POLITICS

Manitoba minister vows end to hotels for children in care after teen assaulted

04/01/2015 04:49 EDT | Updated 06/01/2015 05:59 EDT
WINNIPEG - Manitoba's family services minister has tearfully promised to end the practice of putting children in government care in hotels after the serious assault of a young girl.

The teen — who was found early Wednesday morning in downtown Winnipeg — was in the care of Child and Family Services.

Police are saying little about the attack, except to say the victim, who was found around 5 a.m., is in critical condition.

Family Services Minister Kerri Irvin-Ross told reporters she was shaken.

"I'm saddened and outraged by this cowardly attack on a vulnerable child," she said, fighting back tears. "It is infuriating that there are people out there that would prey upon an innocent child.

Irvin-Ross added she's deeply troubled that this has happened to a ward of Child and Family Services.

"We have a responsibility to protect children in our care and provide them with places of safety."

Irvin-Ross said that by June 1, no child in care will be housed in a hotel.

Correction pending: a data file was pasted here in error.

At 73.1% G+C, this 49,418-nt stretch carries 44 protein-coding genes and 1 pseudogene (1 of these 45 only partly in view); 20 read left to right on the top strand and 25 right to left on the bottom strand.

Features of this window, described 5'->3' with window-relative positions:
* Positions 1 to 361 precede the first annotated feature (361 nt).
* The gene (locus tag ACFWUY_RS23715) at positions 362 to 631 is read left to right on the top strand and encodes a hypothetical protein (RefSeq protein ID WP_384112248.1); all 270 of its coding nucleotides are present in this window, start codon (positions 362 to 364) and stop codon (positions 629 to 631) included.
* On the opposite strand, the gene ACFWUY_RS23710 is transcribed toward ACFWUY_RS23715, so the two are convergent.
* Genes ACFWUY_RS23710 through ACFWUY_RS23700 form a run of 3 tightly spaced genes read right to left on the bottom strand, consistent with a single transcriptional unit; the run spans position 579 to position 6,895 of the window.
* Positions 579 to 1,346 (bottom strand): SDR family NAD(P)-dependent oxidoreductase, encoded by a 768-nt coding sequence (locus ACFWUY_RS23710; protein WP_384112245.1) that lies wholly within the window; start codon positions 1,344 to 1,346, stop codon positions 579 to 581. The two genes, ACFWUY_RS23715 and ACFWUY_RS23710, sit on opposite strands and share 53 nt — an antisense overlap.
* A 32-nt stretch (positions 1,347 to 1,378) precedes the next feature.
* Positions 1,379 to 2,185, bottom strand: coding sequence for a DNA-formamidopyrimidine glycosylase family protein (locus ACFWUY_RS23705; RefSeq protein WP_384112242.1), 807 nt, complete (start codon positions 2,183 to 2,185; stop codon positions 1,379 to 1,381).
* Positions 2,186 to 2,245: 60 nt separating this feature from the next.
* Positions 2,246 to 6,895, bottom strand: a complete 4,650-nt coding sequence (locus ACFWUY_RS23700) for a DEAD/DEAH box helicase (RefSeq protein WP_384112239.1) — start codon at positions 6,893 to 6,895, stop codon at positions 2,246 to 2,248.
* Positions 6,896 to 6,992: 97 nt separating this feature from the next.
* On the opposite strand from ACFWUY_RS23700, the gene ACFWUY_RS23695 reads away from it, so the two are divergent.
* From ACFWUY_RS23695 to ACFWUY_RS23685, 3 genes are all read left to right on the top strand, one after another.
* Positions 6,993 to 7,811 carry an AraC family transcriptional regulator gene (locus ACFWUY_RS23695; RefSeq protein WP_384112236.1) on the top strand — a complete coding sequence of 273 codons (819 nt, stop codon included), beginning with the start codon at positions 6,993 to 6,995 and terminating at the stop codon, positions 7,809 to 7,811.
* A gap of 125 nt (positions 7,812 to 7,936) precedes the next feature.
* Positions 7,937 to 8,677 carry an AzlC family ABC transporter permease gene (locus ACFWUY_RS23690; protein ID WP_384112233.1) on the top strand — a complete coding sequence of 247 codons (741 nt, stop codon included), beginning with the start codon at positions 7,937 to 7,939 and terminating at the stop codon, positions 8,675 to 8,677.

She couldn't explain how the teen left the hotel or how many people might have been supervising her at the time.

The government will investigate the circumstances, but she said social workers are not able to restrain a teen who is determined to leave.

Irvin-Ross had promised in November to stop housing foster kids in hotels when 15-year-old Tina Fontaine was killed after running away from one.

"What today's tragedy does is remind us that we need to move a lot faster," she said Wednesday. "We need to set some concrete timelines."

The province is creating new emergency foster home spots and reducing its reliance on outside contract workers over two years. Hotels are a last resort, Irvin-Ross said, but the number of children in care has risen recently and there aren't enough alternatives. It takes time to build up a healthy roster of foster and group home spaces, she added.

Manitoba has around 10,000 children in care. The vast majority are aboriginal.

On any given day, dozens of those children are put up in hotel rooms because there isn't room in a foster home. There are now nine children being housed in hotels.

Manitoba was criticized by its own children’s advocate as far back as 2000 for putting children in hotels. The children’s watchdog has released several reports since then that have raised concerns about the practice.

Progressive Conservative critic Ian Wishart said the NDP government has had years to address this crisis. Hotels are the worst place to put a vulnerable child, he said.

"There is very little supervision," Wishart said.

"They are taking them from a medium-risk environment, in many cases, and putting them in the absolute highest-risk environment you can imagine."